• News in slow Spanish, which is more or less what it sounds like: a weekly podcast with news stories in Spanish (there are similar News in Slow X podcasts for a number of different languages). There are several versions (intermediate vs. advanced, Castilian vs. Latin American), but oddly only one that I was able to locate from within Podcast Addict (Spain, Advanced, which proves not too advanced for me). News in Slow Spanish (Latino) does appear in the Tune-In Radio app (the only thing I miss there is continuous looping).

    I shied away from this at first; I have decades-old bad memories of unconvincing ‘newscasts’ specially for language learners filled with soft news (to give them a longer shelf life) and painful explanations of words. But I ended up trying the podcast, after I failed to find an app or podcast that would give me a conventional five- to fifteen-minute radio news broadcast on demand, preferably updated once a day or once an hour (something along the lines of the NPR News app, or the Radio Canada app, which will play you the most recent hourly newscast on demand — still looking; if you know of anything let me know). And I was convinced. The news items are real, current, and interesting, and the editorial comment feels lively and intelligent. In the Latin-American version, particularly, it is interesting to listen to the friendly discussion between hosts with slightly different political leanings.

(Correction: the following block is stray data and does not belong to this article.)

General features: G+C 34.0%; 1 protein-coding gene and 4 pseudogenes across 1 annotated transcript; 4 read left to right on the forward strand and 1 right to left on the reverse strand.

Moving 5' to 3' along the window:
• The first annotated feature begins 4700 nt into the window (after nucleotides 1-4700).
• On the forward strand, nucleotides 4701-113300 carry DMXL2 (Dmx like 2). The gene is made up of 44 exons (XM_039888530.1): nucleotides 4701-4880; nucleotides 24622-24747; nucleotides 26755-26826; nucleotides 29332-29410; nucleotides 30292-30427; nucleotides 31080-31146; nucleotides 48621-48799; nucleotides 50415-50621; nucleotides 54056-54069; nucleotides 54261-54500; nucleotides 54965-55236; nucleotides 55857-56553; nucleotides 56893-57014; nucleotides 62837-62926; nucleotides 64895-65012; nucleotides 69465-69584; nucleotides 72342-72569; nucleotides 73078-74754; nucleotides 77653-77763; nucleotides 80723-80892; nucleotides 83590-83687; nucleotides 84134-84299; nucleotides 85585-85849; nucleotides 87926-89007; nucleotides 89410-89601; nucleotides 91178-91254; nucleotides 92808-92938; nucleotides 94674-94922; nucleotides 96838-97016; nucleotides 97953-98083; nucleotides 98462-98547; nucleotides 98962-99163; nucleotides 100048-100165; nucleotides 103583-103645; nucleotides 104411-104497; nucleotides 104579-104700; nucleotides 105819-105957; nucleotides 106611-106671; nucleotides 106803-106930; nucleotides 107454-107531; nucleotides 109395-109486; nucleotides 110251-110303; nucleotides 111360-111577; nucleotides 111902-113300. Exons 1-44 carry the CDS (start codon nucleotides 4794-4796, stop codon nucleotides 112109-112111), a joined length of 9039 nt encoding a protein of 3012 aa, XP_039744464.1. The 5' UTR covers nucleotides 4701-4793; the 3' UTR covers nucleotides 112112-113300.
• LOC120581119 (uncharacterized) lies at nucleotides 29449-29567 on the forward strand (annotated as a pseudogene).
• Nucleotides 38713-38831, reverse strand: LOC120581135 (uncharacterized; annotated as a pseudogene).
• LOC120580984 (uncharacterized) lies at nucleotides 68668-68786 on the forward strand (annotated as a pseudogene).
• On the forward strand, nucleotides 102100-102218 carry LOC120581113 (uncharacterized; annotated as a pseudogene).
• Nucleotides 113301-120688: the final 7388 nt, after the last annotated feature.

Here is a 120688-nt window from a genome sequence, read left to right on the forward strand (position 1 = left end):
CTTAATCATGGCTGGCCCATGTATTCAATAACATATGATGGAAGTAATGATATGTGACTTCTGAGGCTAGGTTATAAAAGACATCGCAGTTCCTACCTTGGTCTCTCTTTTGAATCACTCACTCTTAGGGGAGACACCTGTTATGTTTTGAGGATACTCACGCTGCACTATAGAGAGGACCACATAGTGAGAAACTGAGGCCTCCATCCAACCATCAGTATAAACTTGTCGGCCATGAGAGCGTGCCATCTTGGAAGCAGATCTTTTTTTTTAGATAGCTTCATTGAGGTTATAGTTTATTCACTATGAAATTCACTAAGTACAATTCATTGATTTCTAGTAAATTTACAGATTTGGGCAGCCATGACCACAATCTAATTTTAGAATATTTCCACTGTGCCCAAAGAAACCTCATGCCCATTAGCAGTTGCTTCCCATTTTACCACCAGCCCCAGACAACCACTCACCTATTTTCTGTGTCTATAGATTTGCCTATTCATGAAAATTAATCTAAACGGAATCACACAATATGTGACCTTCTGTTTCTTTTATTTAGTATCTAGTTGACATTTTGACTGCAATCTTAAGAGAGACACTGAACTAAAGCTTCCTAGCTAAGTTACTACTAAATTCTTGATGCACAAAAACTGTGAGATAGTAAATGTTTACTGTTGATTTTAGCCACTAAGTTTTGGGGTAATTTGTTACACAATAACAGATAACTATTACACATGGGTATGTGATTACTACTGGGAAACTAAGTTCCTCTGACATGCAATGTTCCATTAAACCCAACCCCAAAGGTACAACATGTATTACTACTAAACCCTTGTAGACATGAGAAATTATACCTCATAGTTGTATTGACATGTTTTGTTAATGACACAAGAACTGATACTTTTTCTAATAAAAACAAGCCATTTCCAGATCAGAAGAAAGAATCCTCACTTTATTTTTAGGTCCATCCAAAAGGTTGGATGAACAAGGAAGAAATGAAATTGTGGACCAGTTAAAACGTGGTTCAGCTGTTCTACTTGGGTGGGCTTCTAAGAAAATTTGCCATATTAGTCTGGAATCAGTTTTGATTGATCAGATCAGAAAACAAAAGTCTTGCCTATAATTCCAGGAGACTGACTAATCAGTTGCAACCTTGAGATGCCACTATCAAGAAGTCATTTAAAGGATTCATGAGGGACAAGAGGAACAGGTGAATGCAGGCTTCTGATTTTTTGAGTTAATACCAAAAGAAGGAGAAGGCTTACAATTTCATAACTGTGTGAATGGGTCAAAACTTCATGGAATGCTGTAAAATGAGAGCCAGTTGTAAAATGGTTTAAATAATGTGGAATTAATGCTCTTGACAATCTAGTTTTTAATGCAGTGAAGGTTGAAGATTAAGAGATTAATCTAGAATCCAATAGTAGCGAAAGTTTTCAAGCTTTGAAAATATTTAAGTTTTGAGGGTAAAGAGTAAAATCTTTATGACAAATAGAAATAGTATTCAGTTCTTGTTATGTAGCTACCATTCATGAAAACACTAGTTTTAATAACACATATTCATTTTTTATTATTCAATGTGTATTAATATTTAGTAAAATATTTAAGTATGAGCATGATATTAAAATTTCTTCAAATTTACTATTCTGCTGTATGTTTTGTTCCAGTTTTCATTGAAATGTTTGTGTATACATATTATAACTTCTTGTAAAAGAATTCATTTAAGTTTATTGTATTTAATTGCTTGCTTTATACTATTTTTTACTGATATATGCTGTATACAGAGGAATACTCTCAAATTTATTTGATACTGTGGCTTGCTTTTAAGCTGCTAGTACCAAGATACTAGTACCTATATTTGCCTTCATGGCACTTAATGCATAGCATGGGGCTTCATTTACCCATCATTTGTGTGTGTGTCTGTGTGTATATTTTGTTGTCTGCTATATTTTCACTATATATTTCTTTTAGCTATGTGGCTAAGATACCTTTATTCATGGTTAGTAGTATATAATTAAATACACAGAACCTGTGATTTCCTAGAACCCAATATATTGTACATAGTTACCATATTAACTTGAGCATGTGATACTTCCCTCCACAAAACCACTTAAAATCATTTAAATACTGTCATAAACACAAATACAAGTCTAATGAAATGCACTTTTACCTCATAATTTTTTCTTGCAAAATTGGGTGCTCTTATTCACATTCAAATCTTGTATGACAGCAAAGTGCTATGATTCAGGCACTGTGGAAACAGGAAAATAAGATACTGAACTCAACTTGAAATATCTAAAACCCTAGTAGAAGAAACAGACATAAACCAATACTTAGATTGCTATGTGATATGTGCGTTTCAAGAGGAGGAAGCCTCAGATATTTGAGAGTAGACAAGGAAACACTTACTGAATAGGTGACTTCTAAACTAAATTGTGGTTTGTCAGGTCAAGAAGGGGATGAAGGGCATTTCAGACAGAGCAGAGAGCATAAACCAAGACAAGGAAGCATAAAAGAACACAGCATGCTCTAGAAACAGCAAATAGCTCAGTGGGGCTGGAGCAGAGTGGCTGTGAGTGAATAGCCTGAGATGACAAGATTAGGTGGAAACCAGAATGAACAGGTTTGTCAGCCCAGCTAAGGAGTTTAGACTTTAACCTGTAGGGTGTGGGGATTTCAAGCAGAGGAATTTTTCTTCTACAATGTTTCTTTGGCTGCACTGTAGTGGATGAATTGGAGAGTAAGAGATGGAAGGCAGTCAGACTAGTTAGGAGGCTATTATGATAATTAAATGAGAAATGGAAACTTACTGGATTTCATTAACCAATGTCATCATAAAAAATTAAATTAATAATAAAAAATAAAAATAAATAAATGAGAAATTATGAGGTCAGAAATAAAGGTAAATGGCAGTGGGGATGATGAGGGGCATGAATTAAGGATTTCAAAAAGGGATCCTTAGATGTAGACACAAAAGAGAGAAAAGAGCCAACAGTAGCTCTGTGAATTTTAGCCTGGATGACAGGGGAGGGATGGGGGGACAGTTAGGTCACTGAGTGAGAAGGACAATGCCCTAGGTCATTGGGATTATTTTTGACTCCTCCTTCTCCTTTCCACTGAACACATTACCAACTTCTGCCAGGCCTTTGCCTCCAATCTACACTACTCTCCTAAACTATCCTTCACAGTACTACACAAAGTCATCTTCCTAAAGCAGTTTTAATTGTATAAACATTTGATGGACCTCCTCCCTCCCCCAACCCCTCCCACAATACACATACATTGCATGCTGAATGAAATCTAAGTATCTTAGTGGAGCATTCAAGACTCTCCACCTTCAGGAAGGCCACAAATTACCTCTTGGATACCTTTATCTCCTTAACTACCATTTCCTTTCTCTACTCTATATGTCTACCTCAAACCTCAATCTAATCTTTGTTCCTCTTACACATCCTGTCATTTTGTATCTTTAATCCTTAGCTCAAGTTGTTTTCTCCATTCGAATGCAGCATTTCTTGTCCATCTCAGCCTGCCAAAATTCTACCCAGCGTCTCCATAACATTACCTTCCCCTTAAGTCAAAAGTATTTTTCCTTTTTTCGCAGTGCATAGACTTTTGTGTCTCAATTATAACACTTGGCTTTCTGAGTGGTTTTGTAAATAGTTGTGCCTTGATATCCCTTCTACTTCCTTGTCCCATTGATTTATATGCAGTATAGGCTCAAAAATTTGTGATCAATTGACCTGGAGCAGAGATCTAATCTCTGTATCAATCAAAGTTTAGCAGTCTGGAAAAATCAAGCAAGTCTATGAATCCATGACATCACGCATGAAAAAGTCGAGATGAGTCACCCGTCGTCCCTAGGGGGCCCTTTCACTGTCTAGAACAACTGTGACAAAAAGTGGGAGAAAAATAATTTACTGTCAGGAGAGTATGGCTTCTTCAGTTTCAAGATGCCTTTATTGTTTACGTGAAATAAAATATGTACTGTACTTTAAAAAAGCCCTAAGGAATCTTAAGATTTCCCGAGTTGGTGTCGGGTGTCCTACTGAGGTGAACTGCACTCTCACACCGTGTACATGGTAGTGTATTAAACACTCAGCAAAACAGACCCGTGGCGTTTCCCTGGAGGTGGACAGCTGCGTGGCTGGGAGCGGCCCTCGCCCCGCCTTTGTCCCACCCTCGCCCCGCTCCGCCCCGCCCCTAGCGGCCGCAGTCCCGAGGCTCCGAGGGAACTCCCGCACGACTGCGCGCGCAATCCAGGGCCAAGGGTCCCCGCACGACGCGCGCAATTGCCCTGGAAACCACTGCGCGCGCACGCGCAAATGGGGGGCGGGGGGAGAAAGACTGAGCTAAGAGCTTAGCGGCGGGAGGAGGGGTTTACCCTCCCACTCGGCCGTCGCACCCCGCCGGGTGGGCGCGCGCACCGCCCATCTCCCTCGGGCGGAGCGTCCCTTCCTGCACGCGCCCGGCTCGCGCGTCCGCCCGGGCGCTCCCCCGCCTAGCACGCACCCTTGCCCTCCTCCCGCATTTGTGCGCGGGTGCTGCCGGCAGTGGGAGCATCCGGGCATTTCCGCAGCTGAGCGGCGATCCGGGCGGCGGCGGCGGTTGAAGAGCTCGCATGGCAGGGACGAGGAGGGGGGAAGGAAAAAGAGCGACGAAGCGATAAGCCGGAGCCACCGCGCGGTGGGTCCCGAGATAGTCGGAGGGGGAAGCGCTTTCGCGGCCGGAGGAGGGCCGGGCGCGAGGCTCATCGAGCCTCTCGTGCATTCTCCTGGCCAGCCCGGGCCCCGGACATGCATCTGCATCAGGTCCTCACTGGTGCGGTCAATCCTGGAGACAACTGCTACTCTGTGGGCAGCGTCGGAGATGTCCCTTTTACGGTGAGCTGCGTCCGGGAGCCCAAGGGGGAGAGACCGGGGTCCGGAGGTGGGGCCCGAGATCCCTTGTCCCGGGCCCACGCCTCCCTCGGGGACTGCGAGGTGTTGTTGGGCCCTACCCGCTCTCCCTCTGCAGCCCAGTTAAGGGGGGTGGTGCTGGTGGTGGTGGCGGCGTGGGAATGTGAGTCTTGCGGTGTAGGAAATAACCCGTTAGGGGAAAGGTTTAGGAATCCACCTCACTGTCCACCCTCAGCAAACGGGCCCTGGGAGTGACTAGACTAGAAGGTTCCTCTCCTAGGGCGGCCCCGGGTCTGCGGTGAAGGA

I’ve been listening to the initial free portion of the podcast; a longer episode with more news items and some discussions of Spanish grammar and idioms is available as a paid service. The free portion runs about five minutes. (Every now and then there is either a slip or an intentional freebie, and the entire thirty-minute program is included.)

On easy reading material, I’m not doing too well. Children’s and young-adult books are an obvious choice, but I don’t know an easy way to know what’s worth buying and what’s not. Well, actually I do. The next time I’m at my public library I’ll ask at the information desk for recommendations.

And third, a supply of normal Spanish for listening and reading, ideally interesting and not over-challenging. Here, of course, the choice is limitless and the expanse of possibilities feels as trackless as Borges’s Library. (If you need more motivation to work on your Spanish, think about it — you could be reading Borges in the original!)